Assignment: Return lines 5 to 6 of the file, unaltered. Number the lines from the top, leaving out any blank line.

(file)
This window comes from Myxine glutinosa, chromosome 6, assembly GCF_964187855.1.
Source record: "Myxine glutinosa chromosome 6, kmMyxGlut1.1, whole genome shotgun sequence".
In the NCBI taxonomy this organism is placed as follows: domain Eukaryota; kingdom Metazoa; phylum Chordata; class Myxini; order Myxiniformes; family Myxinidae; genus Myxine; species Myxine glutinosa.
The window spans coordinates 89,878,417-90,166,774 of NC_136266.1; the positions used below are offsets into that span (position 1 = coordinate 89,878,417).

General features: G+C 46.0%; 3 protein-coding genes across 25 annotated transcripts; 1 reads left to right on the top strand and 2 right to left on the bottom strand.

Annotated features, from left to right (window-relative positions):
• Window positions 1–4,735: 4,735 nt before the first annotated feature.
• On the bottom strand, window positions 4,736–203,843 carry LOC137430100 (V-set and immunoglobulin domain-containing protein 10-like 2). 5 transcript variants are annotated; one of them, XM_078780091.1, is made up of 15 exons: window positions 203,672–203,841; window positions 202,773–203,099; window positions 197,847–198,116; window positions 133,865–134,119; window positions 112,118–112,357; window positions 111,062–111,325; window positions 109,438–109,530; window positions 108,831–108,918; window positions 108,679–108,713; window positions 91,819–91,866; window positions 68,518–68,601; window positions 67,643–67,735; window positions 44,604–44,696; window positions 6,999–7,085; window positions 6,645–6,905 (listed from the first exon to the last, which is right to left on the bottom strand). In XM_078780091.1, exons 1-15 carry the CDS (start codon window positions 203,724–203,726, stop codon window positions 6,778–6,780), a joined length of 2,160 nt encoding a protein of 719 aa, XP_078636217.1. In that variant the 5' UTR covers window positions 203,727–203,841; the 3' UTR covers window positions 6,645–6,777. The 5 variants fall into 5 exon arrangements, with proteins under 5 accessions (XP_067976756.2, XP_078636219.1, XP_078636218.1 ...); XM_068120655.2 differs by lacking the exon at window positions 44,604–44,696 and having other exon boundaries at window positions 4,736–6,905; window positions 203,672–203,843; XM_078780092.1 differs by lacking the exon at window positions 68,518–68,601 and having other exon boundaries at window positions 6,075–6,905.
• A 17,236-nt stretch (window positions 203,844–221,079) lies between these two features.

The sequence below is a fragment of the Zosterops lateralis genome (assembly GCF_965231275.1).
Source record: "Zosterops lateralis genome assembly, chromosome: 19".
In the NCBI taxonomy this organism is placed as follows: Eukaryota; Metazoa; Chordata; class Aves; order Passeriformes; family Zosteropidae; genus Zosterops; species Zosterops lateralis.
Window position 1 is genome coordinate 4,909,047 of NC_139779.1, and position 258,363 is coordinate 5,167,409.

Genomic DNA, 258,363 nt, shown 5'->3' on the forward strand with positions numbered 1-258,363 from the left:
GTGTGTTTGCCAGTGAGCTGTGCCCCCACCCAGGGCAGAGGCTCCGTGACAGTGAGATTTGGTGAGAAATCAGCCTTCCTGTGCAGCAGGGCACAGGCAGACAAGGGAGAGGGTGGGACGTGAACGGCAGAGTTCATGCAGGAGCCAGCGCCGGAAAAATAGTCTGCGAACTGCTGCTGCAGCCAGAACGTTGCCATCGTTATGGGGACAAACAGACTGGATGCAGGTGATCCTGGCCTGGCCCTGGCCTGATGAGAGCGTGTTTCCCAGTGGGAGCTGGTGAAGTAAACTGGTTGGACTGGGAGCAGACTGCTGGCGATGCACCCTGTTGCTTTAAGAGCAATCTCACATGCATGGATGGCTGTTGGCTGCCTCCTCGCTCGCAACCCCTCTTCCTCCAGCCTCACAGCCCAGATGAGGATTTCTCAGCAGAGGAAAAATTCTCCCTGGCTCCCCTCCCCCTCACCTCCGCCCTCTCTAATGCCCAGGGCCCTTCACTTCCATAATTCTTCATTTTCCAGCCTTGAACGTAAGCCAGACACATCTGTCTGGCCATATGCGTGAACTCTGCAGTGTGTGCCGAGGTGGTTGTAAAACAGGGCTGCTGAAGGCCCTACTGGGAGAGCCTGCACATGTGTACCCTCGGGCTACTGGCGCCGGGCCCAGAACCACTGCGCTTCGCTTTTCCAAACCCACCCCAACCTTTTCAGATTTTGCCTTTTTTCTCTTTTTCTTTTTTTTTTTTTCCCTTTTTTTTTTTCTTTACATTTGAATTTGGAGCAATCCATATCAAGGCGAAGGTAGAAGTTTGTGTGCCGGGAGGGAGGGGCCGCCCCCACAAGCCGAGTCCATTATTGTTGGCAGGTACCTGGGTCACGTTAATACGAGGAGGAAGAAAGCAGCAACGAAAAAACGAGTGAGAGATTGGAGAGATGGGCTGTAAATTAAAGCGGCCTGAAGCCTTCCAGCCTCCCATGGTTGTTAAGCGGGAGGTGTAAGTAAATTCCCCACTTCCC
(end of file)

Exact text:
General features: G+C 46.0%; 3 protein-coding genes across 25 annotated transcripts; 1 reads left to right on the top strand and 2 right to left on the bottom strand.

Annotated features, from left to right (window-relative positions):